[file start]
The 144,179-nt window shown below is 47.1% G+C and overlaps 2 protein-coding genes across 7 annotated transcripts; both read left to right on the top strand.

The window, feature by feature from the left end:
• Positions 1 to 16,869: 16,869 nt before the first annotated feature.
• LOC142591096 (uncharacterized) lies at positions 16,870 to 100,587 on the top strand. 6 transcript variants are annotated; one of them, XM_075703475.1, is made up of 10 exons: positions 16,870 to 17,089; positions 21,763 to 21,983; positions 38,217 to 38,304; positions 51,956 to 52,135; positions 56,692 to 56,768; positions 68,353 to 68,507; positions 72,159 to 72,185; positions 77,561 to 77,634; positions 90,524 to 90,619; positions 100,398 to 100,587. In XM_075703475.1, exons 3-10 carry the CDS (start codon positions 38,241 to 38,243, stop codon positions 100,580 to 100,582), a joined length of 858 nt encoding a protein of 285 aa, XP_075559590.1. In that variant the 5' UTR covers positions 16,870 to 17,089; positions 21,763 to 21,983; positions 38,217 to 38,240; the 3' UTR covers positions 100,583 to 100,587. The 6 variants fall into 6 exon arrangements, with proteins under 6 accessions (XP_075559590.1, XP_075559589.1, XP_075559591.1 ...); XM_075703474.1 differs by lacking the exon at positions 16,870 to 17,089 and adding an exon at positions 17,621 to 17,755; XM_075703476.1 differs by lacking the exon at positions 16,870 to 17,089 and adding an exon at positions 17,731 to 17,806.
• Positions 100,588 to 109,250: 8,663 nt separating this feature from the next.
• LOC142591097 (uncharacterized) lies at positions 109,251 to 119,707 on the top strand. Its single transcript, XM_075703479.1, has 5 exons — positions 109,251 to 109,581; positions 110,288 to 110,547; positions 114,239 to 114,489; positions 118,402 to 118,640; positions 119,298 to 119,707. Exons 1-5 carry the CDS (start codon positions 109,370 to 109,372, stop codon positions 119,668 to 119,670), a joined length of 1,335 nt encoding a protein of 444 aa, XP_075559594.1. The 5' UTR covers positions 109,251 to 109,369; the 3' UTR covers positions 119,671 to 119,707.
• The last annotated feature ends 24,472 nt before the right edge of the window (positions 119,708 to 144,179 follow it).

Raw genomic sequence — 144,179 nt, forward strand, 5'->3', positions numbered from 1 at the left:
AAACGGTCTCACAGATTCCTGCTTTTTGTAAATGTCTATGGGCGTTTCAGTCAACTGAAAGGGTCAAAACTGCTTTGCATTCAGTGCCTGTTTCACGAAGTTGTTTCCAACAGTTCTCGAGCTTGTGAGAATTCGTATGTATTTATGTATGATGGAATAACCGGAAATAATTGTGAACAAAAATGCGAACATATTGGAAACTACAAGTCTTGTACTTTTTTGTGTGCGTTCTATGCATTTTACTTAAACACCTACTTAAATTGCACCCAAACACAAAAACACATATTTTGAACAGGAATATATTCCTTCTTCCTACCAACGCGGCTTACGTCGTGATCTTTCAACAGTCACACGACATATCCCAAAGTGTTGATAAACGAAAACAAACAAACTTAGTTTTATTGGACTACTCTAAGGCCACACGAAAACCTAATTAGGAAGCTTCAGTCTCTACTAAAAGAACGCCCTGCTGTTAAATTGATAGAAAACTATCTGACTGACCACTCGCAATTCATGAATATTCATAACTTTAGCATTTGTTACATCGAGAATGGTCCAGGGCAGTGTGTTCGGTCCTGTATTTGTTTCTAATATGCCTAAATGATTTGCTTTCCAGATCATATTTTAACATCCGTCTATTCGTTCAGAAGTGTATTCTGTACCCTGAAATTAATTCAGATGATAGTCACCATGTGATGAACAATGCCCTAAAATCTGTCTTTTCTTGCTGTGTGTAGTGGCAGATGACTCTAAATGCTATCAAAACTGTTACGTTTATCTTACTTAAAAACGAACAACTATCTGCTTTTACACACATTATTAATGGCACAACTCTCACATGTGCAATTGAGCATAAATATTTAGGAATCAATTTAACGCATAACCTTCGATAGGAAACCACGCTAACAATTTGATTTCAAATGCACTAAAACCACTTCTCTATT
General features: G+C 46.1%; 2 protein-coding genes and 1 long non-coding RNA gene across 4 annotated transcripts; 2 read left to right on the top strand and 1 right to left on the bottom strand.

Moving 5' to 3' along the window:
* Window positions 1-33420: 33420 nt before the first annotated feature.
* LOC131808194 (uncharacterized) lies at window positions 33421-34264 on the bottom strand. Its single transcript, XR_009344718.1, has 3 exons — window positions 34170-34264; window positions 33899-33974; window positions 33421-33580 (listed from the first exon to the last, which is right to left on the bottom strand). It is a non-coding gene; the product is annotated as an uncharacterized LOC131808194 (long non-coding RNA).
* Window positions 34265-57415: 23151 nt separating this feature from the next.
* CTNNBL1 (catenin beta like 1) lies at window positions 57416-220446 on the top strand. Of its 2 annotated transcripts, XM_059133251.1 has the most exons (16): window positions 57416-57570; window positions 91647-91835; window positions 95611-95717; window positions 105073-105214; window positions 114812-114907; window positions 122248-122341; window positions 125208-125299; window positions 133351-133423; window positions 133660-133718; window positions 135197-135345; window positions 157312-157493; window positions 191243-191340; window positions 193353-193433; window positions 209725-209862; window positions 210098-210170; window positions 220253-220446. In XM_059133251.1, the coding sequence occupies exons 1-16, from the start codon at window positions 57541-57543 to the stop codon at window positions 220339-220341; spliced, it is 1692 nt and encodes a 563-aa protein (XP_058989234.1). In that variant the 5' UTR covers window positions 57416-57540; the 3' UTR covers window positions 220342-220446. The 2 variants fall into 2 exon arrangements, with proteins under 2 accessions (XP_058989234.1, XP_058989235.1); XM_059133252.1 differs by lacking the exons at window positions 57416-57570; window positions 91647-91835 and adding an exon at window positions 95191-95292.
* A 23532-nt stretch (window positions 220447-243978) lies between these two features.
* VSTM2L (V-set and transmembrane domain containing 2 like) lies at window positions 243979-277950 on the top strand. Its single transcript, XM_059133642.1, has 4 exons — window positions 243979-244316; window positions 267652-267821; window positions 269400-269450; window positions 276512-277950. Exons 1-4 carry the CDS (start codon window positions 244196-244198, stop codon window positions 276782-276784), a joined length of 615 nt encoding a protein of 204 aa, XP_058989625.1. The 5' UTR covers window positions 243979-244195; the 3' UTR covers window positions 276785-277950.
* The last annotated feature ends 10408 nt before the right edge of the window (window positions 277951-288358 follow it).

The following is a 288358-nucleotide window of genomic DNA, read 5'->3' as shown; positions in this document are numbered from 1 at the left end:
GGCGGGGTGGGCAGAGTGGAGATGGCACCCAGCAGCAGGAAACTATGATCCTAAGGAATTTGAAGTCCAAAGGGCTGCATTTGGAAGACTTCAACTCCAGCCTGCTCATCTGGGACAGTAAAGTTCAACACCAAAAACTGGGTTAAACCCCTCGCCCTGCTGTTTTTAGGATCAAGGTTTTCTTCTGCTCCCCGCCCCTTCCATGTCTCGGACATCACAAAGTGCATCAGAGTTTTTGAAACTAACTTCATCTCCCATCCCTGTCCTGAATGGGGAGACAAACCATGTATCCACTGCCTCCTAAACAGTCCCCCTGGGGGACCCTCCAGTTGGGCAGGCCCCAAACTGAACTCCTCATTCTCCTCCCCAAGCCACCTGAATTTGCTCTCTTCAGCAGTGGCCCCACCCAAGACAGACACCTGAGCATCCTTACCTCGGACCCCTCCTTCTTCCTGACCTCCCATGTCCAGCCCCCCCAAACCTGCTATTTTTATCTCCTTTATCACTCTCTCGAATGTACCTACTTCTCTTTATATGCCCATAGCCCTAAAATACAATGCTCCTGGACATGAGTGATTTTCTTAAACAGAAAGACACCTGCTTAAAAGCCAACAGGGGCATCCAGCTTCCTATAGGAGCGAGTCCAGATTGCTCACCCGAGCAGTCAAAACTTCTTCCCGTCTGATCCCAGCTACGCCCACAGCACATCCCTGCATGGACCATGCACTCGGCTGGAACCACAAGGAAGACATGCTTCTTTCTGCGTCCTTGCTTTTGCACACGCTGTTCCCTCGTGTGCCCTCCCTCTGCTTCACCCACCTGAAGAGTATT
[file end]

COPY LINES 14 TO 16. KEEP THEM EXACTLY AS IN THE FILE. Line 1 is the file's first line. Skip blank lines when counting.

* Window positions 34265-57415: 23151 nt separating this feature from the next.
* CTNNBL1 (catenin beta like 1) lies at window positions 57416-220446 on the top strand. Of its 2 annotated transcripts, XM_059133251.1 has the most exons (16): window positions 57416-57570; window positions 91647-91835; window positions 95611-95717; window positions 105073-105214; window positions 114812-114907; window positions 122248-122341; window positions 125208-125299; window positions 133351-133423; window positions 133660-133718; window positions 135197-135345; window positions 157312-157493; window positions 191243-191340; window positions 193353-193433; window positions 209725-209862; window positions 210098-210170; window positions 220253-220446. In XM_059133251.1, the coding sequence occupies exons 1-16, from the start codon at window positions 57541-57543 to the stop codon at window positions 220339-220341; spliced, it is 1692 nt and encodes a 563-aa protein (XP_058989234.1). In that variant the 5' UTR covers window positions 57416-57540; the 3' UTR covers window positions 220342-220446. The 2 variants fall into 2 exon arrangements, with proteins under 2 accessions (XP_058989234.1, XP_058989235.1); XM_059133252.1 differs by lacking the exons at window positions 57416-57570; window positions 91647-91835 and adding an exon at window positions 95191-95292.
* A 23532-nt stretch (window positions 220447-243978) lies between these two features.